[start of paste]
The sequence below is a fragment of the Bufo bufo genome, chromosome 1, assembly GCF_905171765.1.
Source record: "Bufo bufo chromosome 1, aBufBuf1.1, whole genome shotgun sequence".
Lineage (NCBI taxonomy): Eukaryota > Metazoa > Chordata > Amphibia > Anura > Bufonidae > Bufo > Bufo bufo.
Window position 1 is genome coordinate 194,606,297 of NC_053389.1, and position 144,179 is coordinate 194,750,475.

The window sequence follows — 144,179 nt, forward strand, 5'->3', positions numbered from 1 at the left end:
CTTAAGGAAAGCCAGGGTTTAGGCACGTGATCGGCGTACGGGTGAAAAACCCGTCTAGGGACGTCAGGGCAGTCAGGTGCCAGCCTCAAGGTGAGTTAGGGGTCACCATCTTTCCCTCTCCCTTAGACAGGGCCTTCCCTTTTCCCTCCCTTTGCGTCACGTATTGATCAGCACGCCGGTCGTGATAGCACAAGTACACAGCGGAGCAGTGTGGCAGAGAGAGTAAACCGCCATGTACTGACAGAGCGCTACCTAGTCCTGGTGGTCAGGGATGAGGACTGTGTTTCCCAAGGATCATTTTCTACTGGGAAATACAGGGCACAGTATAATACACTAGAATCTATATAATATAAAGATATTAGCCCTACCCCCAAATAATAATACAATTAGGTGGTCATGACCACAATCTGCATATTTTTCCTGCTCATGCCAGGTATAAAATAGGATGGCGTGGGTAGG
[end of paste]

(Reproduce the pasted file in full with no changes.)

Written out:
The sequence below is a fragment of the Bufo bufo genome, chromosome 1, assembly GCF_905171765.1.
Source record: "Bufo bufo chromosome 1, aBufBuf1.1, whole genome shotgun sequence".
Lineage (NCBI taxonomy): Eukaryota > Metazoa > Chordata > Amphibia > Anura > Bufonidae > Bufo > Bufo bufo.
Window position 1 is genome coordinate 194,606,297 of NC_053389.1, and position 144,179 is coordinate 194,750,475.

The window sequence follows — 144,179 nt, forward strand, 5'->3', positions numbered from 1 at the left end:
CTTAAGGAAAGCCAGGGTTTAGGCACGTGATCGGCGTACGGGTGAAAAACCCGTCTAGGGACGTCAGGGCAGTCAGGTGCCAGCCTCAAGGTGAGTTAGGGGTCACCATCTTTCCCTCTCCCTTAGACAGGGCCTTCCCTTTTCCCTCCCTTTGCGTCACGTATTGATCAGCACGCCGGTCGTGATAGCACAAGTACACAGCGGAGCAGTGTGGCAGAGAGAGTAAACCGCCATGTACTGACAGAGCGCTACCTAGTCCTGGTGGTCAGGGATGAGGACTGTGTTTCCCAAGGATCATTTTCTACTGGGAAATACAGGGCACAGTATAATACACTAGAATCTATATAATATAAAGATATTAGCCCTACCCCCAAATAATAATACAATTAGGTGGTCATGACCACAATCTGCATATTTTTCCTGCTCATGCCAGGTATAAAATAGGATGGCGTGGGTAGG